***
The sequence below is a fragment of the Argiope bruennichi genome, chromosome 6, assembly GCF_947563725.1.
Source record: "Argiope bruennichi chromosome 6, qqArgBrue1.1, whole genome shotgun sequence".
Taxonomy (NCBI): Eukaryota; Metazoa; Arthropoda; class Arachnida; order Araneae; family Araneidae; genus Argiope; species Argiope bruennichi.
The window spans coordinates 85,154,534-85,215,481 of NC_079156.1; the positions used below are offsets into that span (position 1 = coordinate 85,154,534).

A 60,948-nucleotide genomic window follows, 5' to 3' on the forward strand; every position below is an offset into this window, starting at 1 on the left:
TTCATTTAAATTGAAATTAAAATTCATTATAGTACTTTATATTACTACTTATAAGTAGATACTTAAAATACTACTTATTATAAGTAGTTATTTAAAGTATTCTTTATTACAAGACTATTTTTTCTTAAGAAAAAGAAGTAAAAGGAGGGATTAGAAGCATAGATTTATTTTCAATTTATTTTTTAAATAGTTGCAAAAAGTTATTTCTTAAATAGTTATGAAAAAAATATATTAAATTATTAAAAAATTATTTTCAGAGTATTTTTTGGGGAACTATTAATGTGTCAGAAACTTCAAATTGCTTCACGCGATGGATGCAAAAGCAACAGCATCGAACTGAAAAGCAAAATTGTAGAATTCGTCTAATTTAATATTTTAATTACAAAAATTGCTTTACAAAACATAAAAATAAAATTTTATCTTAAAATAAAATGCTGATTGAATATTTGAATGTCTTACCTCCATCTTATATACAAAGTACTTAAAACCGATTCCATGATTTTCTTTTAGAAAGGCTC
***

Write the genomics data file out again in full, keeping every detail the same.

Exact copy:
The sequence below is a fragment of the Argiope bruennichi genome, chromosome 6, assembly GCF_947563725.1.
Source record: "Argiope bruennichi chromosome 6, qqArgBrue1.1, whole genome shotgun sequence".
Taxonomy (NCBI): Eukaryota; Metazoa; Arthropoda; class Arachnida; order Araneae; family Araneidae; genus Argiope; species Argiope bruennichi.
The window spans coordinates 85,154,534-85,215,481 of NC_079156.1; the positions used below are offsets into that span (position 1 = coordinate 85,154,534).

A 60,948-nucleotide genomic window follows, 5' to 3' on the forward strand; every position below is an offset into this window, starting at 1 on the left:
TTCATTTAAATTGAAATTAAAATTCATTATAGTACTTTATATTACTACTTATAAGTAGATACTTAAAATACTACTTATTATAAGTAGTTATTTAAAGTATTCTTTATTACAAGACTATTTTTTCTTAAGAAAAAGAAGTAAAAGGAGGGATTAGAAGCATAGATTTATTTTCAATTTATTTTTTAAATAGTTGCAAAAAGTTATTTCTTAAATAGTTATGAAAAAAATATATTAAATTATTAAAAAATTATTTTCAGAGTATTTTTTGGGGAACTATTAATGTGTCAGAAACTTCAAATTGCTTCACGCGATGGATGCAAAAGCAACAGCATCGAACTGAAAAGCAAAATTGTAGAATTCGTCTAATTTAATATTTTAATTACAAAAATTGCTTTACAAAACATAAAAATAAAATTTTATCTTAAAATAAAATGCTGATTGAATATTTGAATGTCTTACCTCCATCTTATATACAAAGTACTTAAAACCGATTCCATGATTTTCTTTTAGAAAGGCTC